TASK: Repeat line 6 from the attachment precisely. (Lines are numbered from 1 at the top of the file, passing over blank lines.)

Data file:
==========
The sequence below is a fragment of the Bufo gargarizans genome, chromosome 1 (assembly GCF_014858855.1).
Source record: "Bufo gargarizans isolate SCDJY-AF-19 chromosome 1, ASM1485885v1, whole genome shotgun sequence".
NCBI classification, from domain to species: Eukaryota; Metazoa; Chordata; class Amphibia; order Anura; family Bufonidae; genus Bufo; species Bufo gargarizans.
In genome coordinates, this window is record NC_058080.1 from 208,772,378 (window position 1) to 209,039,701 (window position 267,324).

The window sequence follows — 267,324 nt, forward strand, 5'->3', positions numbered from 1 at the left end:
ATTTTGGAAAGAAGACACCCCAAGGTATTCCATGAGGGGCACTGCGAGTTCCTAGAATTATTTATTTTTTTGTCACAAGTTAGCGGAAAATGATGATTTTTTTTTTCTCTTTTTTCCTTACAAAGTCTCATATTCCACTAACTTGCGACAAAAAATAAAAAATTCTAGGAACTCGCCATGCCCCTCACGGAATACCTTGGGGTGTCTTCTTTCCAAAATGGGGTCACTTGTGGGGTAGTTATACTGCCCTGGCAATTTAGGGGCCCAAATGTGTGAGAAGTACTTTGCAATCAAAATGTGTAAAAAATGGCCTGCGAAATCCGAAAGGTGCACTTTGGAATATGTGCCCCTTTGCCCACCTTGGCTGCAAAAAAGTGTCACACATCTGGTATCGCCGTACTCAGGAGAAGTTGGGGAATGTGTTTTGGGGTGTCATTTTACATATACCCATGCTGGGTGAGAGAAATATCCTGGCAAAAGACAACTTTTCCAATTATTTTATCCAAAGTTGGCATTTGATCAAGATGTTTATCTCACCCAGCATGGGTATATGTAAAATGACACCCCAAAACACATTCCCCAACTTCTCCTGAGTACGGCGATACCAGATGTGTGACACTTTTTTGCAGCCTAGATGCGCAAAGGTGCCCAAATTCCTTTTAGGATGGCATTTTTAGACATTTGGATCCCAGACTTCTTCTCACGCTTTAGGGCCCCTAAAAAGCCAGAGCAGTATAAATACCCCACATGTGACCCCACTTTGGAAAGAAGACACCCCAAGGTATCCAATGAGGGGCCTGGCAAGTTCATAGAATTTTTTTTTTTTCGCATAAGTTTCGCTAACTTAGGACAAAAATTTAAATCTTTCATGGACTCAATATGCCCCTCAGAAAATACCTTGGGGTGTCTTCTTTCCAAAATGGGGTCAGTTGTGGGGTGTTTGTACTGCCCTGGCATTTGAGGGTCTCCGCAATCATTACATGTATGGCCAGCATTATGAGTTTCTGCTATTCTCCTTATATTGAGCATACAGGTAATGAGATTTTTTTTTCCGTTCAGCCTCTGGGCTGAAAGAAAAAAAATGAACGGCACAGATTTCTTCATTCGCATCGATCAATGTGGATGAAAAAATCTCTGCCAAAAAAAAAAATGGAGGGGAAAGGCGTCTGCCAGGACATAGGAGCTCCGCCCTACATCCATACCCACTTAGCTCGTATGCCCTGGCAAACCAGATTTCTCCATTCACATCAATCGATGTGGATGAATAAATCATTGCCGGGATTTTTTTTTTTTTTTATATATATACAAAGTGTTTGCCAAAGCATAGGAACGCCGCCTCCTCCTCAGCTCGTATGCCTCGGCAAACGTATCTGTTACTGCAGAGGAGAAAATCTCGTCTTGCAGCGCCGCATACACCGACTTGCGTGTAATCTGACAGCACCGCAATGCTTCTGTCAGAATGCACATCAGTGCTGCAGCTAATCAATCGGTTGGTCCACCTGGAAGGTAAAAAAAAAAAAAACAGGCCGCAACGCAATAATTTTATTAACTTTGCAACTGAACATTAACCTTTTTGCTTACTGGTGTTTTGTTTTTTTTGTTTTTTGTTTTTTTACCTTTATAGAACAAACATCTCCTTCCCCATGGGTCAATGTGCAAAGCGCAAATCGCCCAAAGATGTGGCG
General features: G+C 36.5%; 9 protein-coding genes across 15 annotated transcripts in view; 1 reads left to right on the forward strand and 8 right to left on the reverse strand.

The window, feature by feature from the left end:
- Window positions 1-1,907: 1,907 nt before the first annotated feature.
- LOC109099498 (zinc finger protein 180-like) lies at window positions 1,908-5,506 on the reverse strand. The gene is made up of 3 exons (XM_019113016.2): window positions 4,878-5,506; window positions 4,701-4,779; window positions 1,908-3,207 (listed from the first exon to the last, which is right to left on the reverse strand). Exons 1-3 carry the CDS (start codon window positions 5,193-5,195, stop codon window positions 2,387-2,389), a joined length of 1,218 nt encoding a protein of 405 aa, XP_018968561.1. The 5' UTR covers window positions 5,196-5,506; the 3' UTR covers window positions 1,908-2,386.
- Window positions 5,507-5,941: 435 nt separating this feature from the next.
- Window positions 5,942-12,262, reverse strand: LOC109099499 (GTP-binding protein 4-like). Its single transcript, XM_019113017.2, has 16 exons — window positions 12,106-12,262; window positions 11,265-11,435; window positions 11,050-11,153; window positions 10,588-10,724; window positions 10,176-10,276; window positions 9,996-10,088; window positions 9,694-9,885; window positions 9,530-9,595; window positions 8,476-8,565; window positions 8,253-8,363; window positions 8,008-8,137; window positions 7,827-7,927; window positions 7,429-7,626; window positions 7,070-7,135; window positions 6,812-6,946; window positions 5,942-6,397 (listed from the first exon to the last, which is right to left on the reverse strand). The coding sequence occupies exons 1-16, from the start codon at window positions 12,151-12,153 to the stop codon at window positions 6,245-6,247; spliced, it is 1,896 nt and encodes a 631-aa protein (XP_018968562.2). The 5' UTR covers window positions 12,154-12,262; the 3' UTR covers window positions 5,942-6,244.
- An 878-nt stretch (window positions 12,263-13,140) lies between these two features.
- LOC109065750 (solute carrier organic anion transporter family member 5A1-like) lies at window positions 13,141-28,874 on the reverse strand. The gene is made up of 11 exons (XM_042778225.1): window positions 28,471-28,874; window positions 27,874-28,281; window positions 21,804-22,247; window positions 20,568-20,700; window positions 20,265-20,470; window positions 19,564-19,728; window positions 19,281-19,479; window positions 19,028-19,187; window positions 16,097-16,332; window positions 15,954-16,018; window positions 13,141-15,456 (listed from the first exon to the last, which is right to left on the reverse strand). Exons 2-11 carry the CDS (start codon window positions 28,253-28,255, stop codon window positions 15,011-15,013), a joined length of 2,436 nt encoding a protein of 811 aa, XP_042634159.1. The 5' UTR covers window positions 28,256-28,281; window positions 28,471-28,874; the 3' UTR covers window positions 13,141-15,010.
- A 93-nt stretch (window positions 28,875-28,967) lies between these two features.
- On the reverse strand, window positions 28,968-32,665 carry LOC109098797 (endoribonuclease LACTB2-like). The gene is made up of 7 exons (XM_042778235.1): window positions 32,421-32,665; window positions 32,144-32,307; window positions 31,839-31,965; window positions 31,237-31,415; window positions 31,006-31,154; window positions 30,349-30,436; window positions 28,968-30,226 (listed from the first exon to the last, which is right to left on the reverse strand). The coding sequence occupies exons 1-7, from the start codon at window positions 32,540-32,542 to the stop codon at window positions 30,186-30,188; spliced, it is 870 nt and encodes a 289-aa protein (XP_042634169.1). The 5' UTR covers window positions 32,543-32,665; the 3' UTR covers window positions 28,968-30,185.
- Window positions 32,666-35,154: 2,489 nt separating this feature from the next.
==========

ATTTTGGAAAGAAGACACCCCAAGGTATTCCATGAGGGGCACTGCGAGTTCCTAGAATTATTTATTTTTTTGTCACAAGTTAGCGGAAAATGATGATTTTTTTTTTCTCTTTTTTCCTTACAAAGTCTCATATTCCACTAACTTGCGACAAAAAATAAAAAATTCTAGGAACTCGCCATGCCCCTCACGGAATACCTTGGGGTGTCTTCTTTCCAAAATGGGGTCACTTGTGGGGTAGTTATACTGCCCTGGCAATTTAGGGGCCCAAATGTGTGAGAAGTACTTTGCAATCAAAATGTGTAAAAAATGGCCTGCGAAATCCGAAAGGTGCACTTTGGAATATGTGCCCCTTTGCCCACCTTGGCTGCAAAAAAGTGTCACACATCTGGTATCGCCGTACTCAGGAGAAGTTGGGGAATGTGTTTTGGGGTGTCATTTTACATATACCCATGCTGGGTGAGAGAAATATCCTGGCAAAAGACAACTTTTCCAATTATTTTATCCAAAGTTGGCATTTGATCAAGATGTTTATCTCACCCAGCATGGGTATATGTAAAATGACACCCCAAAACACATTCCCCAACTTCTCCTGAGTACGGCGATACCAGATGTGTGACACTTTTTTGCAGCCTAGATGCGCAAAGGTGCCCAAATTCCTTTTAGGATGGCATTTTTAGACATTTGGATCCCAGACTTCTTCTCACGCTTTAGGGCCCCTAAAAAGCCAGAGCAGTATAAATACCCCACATGTGACCCCACTTTGGAAAGAAGACACCCCAAGGTATCCAATGAGGGGCCTGGCAAGTTCATAGAATTTTTTTTTTTTCGCATAAGTTTCGCTAACTTAGGACAAAAATTTAAATCTTTCATGGACTCAATATGCCCCTCAGAAAATACCTTGGGGTGTCTTCTTTCCAAAATGGGGTCAGTTGTGGGGTGTTTGTACTGCCCTGGCATTTGAGGGTCTCCGCAATCATTACATGTATGGCCAGCATTATGAGTTTCTGCTATTCTCCTTATATTGAGCATACAGGTAATGAGATTTTTTTTTCCGTTCAGCCTCTGGGCTGAAAGAAAAAAAATGAACGGCACAGATTTCTTCATTCGCATCGATCAATGTGGATGAAAAAATCTCTGCCAAAAAAAAAAATGGAGGGGAAAGGCGTCTGCCAGGACATAGGAGCTCCGCCCTACATCCATACCCACTTAGCTCGTATGCCCTGGCAAACCAGATTTCTCCATTCACATCAATCGATGTGGATGAATAAATCATTGCCGGGATTTTTTTTTTTTTTTATATATATACAAAGTGTTTGCCAAAGCATAGGAACGCCGCCTCCTCCTCAGCTCGTATGCCTCGGCAAACGTATCTGTTACTGCAGAGGAGAAAATCTCGTCTTGCAGCGCCGCATACACCGACTTGCGTGTAATCTGACAGCACCGCAATGCTTCTGTCAGAATGCACATCAGTGCTGCAGCTAATCAATCGGTTGGTCCACCTGGAAGGTAAAAAAAAAAAAAACAGGCCGCAACGCAATAATTTTATTAACTTTGCAACTGAACATTAACCTTTTTGCTTACTGGTGTTTTGTTTTTTTTGTTTTTTGTTTTTTTACCTTTATAGAACAAACATCTCCTTCCCCATGGGTCAATGTGCAAAGCGCAAATCGCCCAAAGATGTGGCG